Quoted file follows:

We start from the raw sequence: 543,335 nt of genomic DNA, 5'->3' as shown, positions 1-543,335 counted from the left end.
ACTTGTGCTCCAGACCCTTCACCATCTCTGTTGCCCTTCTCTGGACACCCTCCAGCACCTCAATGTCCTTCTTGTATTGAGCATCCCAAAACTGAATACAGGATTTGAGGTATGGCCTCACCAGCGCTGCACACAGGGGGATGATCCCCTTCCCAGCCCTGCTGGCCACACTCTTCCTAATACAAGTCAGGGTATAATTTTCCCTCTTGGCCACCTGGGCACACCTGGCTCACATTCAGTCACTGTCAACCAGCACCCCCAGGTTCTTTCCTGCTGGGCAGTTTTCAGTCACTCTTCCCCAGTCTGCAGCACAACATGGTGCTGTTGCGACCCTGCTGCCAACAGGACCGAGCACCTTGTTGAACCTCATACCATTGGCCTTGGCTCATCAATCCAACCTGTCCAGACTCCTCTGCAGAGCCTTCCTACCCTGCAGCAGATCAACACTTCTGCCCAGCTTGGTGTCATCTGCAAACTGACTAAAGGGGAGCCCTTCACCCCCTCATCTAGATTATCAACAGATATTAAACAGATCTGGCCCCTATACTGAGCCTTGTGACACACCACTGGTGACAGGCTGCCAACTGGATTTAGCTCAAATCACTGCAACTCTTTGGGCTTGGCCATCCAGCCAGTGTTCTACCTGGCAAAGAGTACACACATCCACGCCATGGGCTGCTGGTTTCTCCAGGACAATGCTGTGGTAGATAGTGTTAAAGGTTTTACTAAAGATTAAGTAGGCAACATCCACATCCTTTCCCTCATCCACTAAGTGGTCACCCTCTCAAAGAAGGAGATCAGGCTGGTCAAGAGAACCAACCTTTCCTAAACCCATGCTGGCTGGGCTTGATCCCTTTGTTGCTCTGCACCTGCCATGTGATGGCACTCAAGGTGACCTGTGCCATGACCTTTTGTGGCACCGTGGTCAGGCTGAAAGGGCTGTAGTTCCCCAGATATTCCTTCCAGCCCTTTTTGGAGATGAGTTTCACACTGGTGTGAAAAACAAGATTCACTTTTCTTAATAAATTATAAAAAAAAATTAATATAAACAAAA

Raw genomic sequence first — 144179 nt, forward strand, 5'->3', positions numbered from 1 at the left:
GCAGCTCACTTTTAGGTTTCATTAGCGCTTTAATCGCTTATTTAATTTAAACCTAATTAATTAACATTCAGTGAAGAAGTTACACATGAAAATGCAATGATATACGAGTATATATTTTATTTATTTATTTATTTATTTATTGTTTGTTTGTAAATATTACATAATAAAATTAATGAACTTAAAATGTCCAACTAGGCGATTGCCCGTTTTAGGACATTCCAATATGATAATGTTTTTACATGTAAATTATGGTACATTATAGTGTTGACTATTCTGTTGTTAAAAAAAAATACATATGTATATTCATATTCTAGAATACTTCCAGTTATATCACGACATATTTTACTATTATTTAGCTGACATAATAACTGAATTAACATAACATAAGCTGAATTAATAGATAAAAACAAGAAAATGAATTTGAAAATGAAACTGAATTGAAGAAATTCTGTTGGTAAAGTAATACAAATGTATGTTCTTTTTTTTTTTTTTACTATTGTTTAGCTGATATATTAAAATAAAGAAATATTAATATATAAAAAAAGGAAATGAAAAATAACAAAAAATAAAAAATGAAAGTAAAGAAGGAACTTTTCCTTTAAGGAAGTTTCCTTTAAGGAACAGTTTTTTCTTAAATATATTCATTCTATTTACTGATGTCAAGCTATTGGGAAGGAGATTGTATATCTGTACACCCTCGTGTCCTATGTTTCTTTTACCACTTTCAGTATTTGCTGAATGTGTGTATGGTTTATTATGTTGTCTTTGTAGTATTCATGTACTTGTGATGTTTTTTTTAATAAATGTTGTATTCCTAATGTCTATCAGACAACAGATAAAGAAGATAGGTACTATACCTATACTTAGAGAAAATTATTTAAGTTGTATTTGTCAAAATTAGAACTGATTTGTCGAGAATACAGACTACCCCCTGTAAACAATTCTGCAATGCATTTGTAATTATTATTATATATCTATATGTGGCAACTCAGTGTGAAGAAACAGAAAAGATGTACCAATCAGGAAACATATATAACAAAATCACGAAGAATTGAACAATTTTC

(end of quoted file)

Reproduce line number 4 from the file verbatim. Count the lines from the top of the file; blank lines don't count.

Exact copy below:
GCAGCTCACTTTTAGGTTTCATTAGCGCTTTAATCGCTTATTTAATTTAAACCTAATTAATTAACATTCAGTGAAGAAGTTACACATGAAAATGCAATGATATACGAGTATATATTTTATTTATTTATTTATTTATTTATTGTTTGTTTGTAAATATTACATAATAAAATTAATGAACTTAAAATGTCCAACTAGGCGATTGCCCGTTTTAGGACATTCCAATATGATAATGTTTTTACATGTAAATTATGGTACATTATAGTGTTGACTATTCTGTTGTTAAAAAAAAATACATATGTATATTCATATTCTAGAATACTTCCAGTTATATCACGACATATTTTACTATTATTTAGCTGACATAATAACTGAATTAACATAACATAAGCTGAATTAATAGATAAAAACAAGAAAATGAATTTGAAAATGAAACTGAATTGAAGAAATTCTGTTGGTAAAGTAATACAAATGTATGTTCTTTTTTTTTTTTTTACTATTGTTTAGCTGATATATTAAAATAAAGAAATATTAATATATAAAAAAAGGAAATGAAAAATAACAAAAAATAAAAAATGAAAGTAAAGAAGGAACTTTTCCTTTAAGGAAGTTTCCTTTAAGGAACAGTTTTTTCTTAAATATATTCATTCTATTTACTGATGTCAAGCTATTGGGAAGGAGATTGTATATCTGTACACCCTCGTGTCCTATGTTTCTTTTACCACTTTCAGTATTTGCTGAATGTGTGTATGGTTTATTATGTTGTCTTTGTAGTATTCATGTACTTGTGATGTTTTTTTTAATAAATGTTGTATTCCTAATGTCTATCAGACAACAGATAAAGAAGATAGGTACTATACCTATACTTAGAGAAAATTATTTAAGTTGTATTTGTCAAAATTAGAACTGATTTGTCGAGAATACAGACTACCCCCTGTAAACAATTCTGCAATGCATTTGTAATTATTATTATATATCTATATGTGGCAACTCAGTGTGAAGAAACAGAAAAGATGTACCAATCAGGAAACATATATAACAAAATCACGAAGAATTGAACAATTTTC